Audible.com offers more than 30,000 titles. If an audiobook isn’t spectacular, minute to minute, it’s easier to ditch it and get another one than it is to slog through it. After all, it’s just bits on my iPod.

Of course, this phenomenon isn’t limited to intellectual property. Craigslist.org is a free classified-ad listing service. A glance at their San Francisco listings shows more than 33,000 ads for housing. That means that if an apartment doesn’t sound perfect after just a sentence or two, it’s easy to glance down at the next ad.

The end.

Add to Onlywire

On Project Making

Posted in Tools.Coaching by alcramer on November 12, 2007

I’ll try here to outline a few basic facts for setting a creative project, like an exhibition, a research, or a writing piece. Being just only an outline, each single point has to be developed, broadened and deepened as much as you can, and linked with your attitude and experience in dealing with the subject. Let’s start:

1. Take upon only ONE project at the time. You might have many brilliant ideas, but make an effort in asking yourself which are the more urgent and important for you, and which, for instance, can bring you a financial fee, or a further step in a commission.

2. Once you have chosen the subject and the form your project will have, compare and couple your expectations with A) your budget and B) your deadline. Reverse your idea: money and time constraints are not limits, rather possibilities. They are powerful tools to get you focused.

3. To structure your project, you must go from the simplicity of the original idea (probably just an intuition, or a single-line image), to a whole complexity of inputs: lateral thoughts, external links, people feedback, practical and intellectual consequences, additional researches, etc. This process – to be contained in your time-frame – will make you relatively confident of your knowledge, and will give you different perspectives on the subject. After that, you have to re-compress your material into one, single, high-impact simplicity of expression, in which your work re-gain a goal within a system.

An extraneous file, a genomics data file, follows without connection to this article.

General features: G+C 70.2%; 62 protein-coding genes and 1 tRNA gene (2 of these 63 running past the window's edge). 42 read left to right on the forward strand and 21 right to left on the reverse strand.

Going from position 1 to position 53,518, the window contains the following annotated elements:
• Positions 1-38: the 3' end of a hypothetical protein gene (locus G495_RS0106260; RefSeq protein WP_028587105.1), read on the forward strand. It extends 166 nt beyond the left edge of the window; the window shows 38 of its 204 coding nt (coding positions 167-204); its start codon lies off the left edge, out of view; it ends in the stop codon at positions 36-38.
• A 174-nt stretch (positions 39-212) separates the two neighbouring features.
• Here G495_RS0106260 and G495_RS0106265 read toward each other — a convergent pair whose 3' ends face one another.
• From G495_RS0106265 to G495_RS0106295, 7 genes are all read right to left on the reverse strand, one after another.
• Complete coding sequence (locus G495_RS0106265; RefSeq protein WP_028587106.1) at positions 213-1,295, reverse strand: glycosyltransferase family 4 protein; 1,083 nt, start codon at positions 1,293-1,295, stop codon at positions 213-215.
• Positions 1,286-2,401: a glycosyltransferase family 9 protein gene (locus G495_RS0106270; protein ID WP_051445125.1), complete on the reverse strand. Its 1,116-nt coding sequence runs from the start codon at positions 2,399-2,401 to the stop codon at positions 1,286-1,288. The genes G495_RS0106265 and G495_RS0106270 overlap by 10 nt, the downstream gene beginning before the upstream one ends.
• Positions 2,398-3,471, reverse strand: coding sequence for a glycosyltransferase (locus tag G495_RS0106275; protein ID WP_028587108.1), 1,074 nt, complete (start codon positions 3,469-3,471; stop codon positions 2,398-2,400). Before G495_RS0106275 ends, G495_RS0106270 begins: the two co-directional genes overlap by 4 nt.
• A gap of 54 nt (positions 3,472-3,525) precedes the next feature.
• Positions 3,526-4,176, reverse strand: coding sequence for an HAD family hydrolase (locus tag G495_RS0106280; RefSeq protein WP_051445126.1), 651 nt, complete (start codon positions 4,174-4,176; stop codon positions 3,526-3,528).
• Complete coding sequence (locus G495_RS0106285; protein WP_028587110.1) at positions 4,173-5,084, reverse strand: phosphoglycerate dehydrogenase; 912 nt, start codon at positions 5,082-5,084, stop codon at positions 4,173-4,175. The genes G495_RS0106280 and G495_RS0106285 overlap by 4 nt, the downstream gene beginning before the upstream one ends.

4. Execute your project to a completion, including details, feedback and final evaluation, within the reasonable time-set you planned in advance.

5. In your execution:

– Use simple words, in a direct way. No jargon.

– Be synthetic in your communication to partners and public. Attention requires brevity.

– Make an effort to TELL something, not just to present it. Be sure the structure of your project is clear and follows a logical course, or give the tools to understand if it’s illogical. No concepts or displays understandable only to their creators.

– Do not underestimate your public. Give them a topic which is valid and open to the dialogue, with you and among them. Offer great value for the audience’s time and interest. They could easily not come back if you are delivering poor content and/or form, and you’ll never get them again.

– Offer the audience something to bring home with them. It doesn’t have to be expensive, or cutting-edge: even a well-design leaflet, a postcard, an Internet address, a printed title on a string of paper. A bit of marketing doesn’t harm anybody, without exaggeration.

6. When you approach the next project, understand it as a whole body of knowledge, and not as a task, or assignment you have to make. This is fundamental also for activity like administration, fund-raising, or preparatory work.

add to del.icio.us :: Add to Blinkslist :: add to furl :: Digg it :: add to ma.gnolia :: Stumble It! :: add to simpy :: seed the vine :: :: :: TailRank

Add to Onlywire

%d bloggers like this: